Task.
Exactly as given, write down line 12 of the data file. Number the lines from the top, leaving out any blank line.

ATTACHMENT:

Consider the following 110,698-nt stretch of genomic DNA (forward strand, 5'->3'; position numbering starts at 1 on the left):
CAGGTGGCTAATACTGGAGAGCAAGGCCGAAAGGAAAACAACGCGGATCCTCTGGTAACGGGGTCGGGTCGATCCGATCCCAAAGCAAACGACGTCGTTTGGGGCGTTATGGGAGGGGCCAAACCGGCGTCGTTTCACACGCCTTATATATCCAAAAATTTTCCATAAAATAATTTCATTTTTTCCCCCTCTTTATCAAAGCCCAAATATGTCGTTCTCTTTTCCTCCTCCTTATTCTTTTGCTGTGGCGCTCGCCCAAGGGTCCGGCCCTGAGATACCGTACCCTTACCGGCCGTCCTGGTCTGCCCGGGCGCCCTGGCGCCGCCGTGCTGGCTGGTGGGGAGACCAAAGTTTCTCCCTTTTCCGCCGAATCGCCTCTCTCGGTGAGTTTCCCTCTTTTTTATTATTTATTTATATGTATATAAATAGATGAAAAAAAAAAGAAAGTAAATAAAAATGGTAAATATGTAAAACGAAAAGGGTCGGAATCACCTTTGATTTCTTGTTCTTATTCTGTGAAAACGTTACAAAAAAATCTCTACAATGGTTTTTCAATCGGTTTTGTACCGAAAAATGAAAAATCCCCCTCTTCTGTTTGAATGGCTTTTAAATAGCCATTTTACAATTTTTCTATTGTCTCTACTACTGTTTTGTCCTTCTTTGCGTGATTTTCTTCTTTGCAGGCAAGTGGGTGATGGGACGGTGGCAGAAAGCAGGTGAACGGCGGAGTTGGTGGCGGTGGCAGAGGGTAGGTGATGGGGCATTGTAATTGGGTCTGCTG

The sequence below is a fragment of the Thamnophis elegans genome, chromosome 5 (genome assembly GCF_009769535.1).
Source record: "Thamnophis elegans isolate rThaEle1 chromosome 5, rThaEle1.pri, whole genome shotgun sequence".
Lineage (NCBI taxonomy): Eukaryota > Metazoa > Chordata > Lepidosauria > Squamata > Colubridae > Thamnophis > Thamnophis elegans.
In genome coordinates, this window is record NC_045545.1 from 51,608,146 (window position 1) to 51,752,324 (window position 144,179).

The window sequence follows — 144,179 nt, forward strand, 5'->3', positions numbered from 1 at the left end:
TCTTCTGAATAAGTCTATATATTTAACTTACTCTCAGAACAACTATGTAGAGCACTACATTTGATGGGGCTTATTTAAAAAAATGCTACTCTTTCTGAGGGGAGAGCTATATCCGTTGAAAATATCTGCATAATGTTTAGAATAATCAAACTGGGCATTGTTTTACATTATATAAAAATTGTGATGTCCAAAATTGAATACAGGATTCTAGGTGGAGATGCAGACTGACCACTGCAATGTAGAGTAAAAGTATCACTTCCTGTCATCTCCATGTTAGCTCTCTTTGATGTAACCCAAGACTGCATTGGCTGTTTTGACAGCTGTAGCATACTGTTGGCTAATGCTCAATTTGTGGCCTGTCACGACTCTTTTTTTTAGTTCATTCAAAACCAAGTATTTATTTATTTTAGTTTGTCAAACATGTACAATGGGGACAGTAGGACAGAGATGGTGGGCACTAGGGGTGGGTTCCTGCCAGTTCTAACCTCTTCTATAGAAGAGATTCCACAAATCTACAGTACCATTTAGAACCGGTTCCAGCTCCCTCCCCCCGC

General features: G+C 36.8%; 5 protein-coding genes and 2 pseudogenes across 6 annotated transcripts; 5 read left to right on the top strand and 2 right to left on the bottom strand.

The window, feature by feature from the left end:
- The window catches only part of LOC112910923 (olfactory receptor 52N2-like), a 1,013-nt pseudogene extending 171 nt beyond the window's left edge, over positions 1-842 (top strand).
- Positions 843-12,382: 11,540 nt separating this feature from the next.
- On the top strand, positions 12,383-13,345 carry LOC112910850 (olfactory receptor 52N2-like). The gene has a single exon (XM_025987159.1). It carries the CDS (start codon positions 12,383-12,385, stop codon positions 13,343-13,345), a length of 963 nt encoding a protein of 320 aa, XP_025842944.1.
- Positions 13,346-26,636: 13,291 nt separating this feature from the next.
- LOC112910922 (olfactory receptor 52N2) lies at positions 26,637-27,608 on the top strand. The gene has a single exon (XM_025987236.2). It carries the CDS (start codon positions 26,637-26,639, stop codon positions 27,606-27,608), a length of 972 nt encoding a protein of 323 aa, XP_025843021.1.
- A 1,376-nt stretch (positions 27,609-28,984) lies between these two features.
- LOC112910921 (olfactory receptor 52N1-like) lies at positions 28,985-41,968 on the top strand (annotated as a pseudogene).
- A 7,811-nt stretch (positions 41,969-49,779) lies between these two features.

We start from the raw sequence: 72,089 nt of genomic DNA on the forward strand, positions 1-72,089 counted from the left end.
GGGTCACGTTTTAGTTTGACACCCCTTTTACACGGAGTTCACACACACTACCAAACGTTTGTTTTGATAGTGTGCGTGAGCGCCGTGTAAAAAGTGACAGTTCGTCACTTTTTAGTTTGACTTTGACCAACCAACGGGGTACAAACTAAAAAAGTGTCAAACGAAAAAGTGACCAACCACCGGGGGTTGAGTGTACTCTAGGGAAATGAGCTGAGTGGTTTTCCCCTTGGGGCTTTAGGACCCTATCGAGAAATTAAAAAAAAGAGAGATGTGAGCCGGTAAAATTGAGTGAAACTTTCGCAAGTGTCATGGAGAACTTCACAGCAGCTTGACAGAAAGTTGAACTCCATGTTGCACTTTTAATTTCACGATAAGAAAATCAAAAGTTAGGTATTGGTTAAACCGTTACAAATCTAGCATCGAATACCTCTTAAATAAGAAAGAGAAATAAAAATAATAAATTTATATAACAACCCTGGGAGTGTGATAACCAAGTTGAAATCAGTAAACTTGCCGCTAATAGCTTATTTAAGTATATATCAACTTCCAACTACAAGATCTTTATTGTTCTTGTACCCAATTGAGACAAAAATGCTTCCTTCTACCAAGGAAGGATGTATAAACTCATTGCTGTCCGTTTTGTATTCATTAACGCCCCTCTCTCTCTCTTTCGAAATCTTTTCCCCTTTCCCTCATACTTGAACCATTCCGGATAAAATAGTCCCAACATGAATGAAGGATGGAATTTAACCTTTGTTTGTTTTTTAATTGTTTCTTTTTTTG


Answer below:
- Positions 843-12,382: 11,540 nt separating this feature from the next.